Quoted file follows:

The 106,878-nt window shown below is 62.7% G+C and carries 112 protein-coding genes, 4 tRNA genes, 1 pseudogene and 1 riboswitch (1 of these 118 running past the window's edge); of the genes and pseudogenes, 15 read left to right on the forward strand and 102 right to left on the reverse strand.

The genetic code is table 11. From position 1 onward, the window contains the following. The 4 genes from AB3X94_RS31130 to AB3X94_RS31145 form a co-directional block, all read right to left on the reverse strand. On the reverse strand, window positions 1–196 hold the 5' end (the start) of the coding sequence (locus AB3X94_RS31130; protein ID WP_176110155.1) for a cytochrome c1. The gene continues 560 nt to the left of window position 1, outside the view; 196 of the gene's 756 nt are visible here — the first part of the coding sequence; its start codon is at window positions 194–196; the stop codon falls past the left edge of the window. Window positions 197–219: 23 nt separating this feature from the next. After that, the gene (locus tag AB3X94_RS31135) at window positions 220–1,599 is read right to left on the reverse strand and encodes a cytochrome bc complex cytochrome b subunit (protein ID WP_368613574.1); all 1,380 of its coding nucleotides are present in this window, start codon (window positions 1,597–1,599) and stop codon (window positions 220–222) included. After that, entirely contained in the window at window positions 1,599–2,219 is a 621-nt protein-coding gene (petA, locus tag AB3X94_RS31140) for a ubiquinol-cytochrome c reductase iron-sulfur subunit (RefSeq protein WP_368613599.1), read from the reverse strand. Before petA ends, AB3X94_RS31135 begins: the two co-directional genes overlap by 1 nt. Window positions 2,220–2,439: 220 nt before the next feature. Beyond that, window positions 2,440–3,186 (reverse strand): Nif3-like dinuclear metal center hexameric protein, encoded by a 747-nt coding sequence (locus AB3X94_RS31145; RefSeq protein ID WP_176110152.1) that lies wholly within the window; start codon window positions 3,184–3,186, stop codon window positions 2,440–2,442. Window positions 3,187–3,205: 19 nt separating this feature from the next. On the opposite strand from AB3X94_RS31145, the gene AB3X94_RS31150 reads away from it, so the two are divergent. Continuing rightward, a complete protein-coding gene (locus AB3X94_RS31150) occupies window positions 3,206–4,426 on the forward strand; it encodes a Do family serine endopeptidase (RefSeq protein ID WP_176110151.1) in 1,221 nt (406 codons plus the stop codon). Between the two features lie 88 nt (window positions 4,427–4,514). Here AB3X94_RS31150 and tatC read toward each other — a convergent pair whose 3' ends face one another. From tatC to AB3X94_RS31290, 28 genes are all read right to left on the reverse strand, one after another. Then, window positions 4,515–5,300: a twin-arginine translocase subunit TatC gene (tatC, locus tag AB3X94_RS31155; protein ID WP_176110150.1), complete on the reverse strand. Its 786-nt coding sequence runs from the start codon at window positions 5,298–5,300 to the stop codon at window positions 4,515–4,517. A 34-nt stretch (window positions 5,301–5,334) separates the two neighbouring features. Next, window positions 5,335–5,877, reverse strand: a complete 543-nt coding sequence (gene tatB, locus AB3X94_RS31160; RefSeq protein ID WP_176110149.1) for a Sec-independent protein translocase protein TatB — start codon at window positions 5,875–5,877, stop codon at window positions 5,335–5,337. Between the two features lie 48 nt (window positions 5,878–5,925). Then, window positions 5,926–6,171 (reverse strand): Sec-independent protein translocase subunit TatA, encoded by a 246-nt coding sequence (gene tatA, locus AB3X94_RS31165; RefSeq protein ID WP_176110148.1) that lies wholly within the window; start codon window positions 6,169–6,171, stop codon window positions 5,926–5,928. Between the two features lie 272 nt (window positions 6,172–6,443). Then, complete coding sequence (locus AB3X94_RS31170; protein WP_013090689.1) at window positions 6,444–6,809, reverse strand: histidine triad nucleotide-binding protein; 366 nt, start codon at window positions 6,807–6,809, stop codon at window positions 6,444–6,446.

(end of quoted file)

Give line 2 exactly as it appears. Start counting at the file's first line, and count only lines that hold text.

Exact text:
The genetic code is table 11. From position 1 onward, the window contains the following. The 4 genes from AB3X94_RS31130 to AB3X94_RS31145 form a co-directional block, all read right to left on the reverse strand. On the reverse strand, window positions 1–196 hold the 5' end (the start) of the coding sequence (locus AB3X94_RS31130; protein ID WP_176110155.1) for a cytochrome c1. The gene continues 560 nt to the left of window position 1, outside the view; 196 of the gene's 756 nt are visible here — the first part of the coding sequence; its start codon is at window positions 194–196; the stop codon falls past the left edge of the window. Window positions 197–219: 23 nt separating this feature from the next. After that, the gene (locus tag AB3X94_RS31135) at window positions 220–1,599 is read right to left on the reverse strand and encodes a cytochrome bc complex cytochrome b subunit (protein ID WP_368613574.1); all 1,380 of its coding nucleotides are present in this window, start codon (window positions 1,597–1,599) and stop codon (window positions 220–222) included. After that, entirely contained in the window at window positions 1,599–2,219 is a 621-nt protein-coding gene (petA, locus tag AB3X94_RS31140) for a ubiquinol-cytochrome c reductase iron-sulfur subunit (RefSeq protein WP_368613599.1), read from the reverse strand. Before petA ends, AB3X94_RS31135 begins: the two co-directional genes overlap by 1 nt. Window positions 2,220–2,439: 220 nt before the next feature. Beyond that, window positions 2,440–3,186 (reverse strand): Nif3-like dinuclear metal center hexameric protein, encoded by a 747-nt coding sequence (locus AB3X94_RS31145; RefSeq protein ID WP_176110152.1) that lies wholly within the window; start codon window positions 3,184–3,186, stop codon window positions 2,440–2,442. Window positions 3,187–3,205: 19 nt separating this feature from the next. On the opposite strand from AB3X94_RS31145, the gene AB3X94_RS31150 reads away from it, so the two are divergent. Continuing rightward, a complete protein-coding gene (locus AB3X94_RS31150) occupies window positions 3,206–4,426 on the forward strand; it encodes a Do family serine endopeptidase (RefSeq protein ID WP_176110151.1) in 1,221 nt (406 codons plus the stop codon). Between the two features lie 88 nt (window positions 4,427–4,514). Here AB3X94_RS31150 and tatC read toward each other — a convergent pair whose 3' ends face one another. From tatC to AB3X94_RS31290, 28 genes are all read right to left on the reverse strand, one after another. Then, window positions 4,515–5,300: a twin-arginine translocase subunit TatC gene (tatC, locus tag AB3X94_RS31155; protein ID WP_176110150.1), complete on the reverse strand. Its 786-nt coding sequence runs from the start codon at window positions 5,298–5,300 to the stop codon at window positions 4,515–4,517. A 34-nt stretch (window positions 5,301–5,334) separates the two neighbouring features. Next, window positions 5,335–5,877, reverse strand: a complete 543-nt coding sequence (gene tatB, locus AB3X94_RS31160; RefSeq protein ID WP_176110149.1) for a Sec-independent protein translocase protein TatB — start codon at window positions 5,875–5,877, stop codon at window positions 5,335–5,337. Between the two features lie 48 nt (window positions 5,878–5,925). Then, window positions 5,926–6,171 (reverse strand): Sec-independent protein translocase subunit TatA, encoded by a 246-nt coding sequence (gene tatA, locus AB3X94_RS31165; RefSeq protein ID WP_176110148.1) that lies wholly within the window; start codon window positions 6,169–6,171, stop codon window positions 5,926–5,928. Between the two features lie 272 nt (window positions 6,172–6,443). Then, complete coding sequence (locus AB3X94_RS31170; protein WP_013090689.1) at window positions 6,444–6,809, reverse strand: histidine triad nucleotide-binding protein; 366 nt, start codon at window positions 6,807–6,809, stop codon at window positions 6,444–6,446.